virus: Anti-Virian book

Joel Bradford Klammer (
Sat, 20 Apr 96 14:10:20 MDT

It is called _Against Method_ by Paul Feyerabend. I admit that I
have only perused it, being too busy with school. In a more
responsible frame of mind, I'd make sure I'd thoroughly grokked
it before tossing it out there. But I figure: why allow such a
stricture to delay what appears to be an excellent and enriching

Here are some of provocative quotations, which are backed up elsewhere
in the book with arguments from historical example:

" can show the following: given any rule, however 'fundamental'
or 'rational', there are always circumstances when it is advisable
not only to ignore the rule, but to adopt its opposite. For example,
there are circumstances when it is advisable to introduce, elaborate,
and defend _ad hoc_ hypotheses, or hypotheses which contradict
well-established and generally accepted experimental results, or
hypotheses whose content is smaller than the content of the existing
and empirically adequate alternative, or self-inconsistent hypotheses,
and so on."

"Considerations such as these are usually criticisized by the childish
remark that a contradiction 'entails' everything. But contradictions
do not 'entail' anything unless people use them in certain ways. And
people will use them as entailing everything only if they accept some
rather simple-minded rules of derivation. Scientists proposing
theories with logical faults and obtaining interesting results with
their help (for example: the results of the early forms of calculus;
of a geometry where lines consist of points, planes of lines and
volumes of planes; the predictions of the older quantum theory and of
early forms of the quantum theory of radiation - and so on) evidently
proceed according to different rules. The criticism therefore falls
back on its authors unless it can be shown that a logically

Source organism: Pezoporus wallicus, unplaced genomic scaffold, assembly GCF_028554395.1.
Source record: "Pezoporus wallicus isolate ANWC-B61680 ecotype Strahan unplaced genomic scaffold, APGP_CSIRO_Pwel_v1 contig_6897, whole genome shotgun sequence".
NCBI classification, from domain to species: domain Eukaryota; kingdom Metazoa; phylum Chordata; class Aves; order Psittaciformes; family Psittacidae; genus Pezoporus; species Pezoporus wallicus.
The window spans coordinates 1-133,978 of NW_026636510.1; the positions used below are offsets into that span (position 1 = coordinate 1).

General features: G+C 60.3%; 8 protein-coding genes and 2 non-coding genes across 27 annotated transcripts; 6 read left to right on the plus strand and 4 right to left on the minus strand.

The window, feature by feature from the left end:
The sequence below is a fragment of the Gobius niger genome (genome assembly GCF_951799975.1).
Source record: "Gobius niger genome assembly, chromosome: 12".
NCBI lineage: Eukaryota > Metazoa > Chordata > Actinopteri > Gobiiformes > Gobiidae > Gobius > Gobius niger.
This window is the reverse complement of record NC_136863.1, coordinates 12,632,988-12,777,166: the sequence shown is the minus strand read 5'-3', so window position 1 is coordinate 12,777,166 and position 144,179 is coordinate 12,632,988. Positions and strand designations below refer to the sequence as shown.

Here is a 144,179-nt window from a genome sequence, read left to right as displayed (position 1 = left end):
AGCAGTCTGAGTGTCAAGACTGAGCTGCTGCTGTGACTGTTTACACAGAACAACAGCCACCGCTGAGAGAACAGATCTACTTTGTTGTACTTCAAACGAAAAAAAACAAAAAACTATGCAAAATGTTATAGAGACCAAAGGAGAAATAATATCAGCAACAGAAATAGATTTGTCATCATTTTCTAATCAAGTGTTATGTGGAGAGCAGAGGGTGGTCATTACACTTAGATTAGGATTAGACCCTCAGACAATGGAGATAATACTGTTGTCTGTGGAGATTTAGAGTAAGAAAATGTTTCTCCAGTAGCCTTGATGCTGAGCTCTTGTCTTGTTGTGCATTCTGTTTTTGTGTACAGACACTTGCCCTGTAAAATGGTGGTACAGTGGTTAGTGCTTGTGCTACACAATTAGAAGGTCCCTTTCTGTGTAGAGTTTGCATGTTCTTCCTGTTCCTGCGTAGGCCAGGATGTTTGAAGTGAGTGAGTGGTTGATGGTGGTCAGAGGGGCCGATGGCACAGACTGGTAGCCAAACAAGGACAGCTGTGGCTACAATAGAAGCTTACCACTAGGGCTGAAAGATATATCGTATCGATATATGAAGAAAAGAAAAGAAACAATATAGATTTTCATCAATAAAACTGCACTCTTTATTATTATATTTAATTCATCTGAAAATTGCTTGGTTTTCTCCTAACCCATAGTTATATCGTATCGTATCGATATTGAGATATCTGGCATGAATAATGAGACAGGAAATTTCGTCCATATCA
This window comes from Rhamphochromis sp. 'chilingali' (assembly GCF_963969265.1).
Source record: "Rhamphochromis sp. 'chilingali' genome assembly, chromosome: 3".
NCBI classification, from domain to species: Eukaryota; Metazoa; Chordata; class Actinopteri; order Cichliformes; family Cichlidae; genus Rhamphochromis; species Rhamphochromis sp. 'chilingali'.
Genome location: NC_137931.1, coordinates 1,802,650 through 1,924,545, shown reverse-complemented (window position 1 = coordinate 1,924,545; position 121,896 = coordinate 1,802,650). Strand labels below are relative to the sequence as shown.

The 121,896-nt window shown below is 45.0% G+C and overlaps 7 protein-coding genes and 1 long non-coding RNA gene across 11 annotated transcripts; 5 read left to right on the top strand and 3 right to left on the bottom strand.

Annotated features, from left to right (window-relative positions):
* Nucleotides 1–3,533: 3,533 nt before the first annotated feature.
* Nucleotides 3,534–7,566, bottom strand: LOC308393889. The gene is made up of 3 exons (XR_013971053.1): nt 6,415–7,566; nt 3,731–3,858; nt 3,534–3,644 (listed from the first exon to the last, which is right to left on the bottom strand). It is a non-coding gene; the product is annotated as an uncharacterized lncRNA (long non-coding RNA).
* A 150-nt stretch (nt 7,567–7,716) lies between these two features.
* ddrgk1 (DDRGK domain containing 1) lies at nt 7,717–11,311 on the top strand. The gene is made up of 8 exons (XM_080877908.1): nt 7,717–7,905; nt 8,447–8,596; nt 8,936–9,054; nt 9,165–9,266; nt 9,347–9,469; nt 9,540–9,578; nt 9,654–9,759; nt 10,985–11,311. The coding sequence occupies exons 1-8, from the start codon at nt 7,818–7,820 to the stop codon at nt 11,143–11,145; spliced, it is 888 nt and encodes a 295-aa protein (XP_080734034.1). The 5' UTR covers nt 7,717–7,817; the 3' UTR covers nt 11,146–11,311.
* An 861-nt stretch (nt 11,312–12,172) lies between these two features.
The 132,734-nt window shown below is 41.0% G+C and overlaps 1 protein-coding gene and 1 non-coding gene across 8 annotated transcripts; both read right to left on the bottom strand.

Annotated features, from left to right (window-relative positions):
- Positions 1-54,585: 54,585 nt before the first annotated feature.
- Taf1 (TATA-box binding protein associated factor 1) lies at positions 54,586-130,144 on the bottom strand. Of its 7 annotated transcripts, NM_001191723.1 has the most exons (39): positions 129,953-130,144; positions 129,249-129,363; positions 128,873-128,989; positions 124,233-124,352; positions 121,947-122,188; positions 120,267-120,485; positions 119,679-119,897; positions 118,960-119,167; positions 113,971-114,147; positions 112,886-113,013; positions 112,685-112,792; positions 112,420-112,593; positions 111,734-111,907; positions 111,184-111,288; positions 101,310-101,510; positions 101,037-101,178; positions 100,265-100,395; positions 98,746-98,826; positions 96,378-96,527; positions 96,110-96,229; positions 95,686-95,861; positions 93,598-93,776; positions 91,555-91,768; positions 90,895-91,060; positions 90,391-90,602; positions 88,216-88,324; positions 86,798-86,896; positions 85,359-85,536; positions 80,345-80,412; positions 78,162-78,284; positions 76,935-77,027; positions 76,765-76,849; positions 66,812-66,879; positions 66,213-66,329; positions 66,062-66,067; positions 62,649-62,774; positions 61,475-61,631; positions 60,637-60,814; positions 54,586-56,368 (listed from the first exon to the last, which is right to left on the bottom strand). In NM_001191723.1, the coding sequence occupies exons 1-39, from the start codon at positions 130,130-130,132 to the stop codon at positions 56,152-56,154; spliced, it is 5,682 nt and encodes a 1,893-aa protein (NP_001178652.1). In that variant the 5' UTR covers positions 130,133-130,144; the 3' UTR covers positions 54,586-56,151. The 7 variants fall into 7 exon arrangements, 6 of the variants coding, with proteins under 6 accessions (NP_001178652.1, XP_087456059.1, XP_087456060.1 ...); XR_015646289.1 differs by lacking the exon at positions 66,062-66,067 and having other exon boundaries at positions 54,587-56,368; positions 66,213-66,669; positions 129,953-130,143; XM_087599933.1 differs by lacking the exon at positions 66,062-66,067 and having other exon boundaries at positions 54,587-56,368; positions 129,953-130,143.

decontaminated science has better results. Such a demonstration is

"theories become clear and 'reasonable' only _after_ incoherent parts
of them have been used for a long time. Such unreasonable,
nonsensical, unmethodical foreplay thus turns out to be an unavoidable
precondition of clarity and of empirical success".

"the idea of a fixed method, or a fixed theory of rationality, rests
on too naive a view of man and his social surroundings. To those who
look at the rich material provided by history, and who are not intent
on impoverishing it in order to please their lower instincts, their
craving for intellectual security in the form of clarity, precision,
'objectivity', 'truth', it will become clear that there is only one
principle that can be defended under _all_ circumstances and in all
stages of human development. It is the principle: _anything goes_".

"a strict principle of falsification...would wipe out science as we
know it and would never have permitted it to start."

And, just to make his own underlying motivations clear:

"The point of view underlying this book is not the result of a
well-planned train of thought but of arguments prompted by accidental
encounters. Anger at the wanton destruction of cultural achievements
from which we all could have learned, at the conceited assurance with
which some intellectuals interfere with the lives of people, and
contempt for the treacly phrases they use to embellish their misdeeds
was and still is the motive force behind my work."

Food for thought.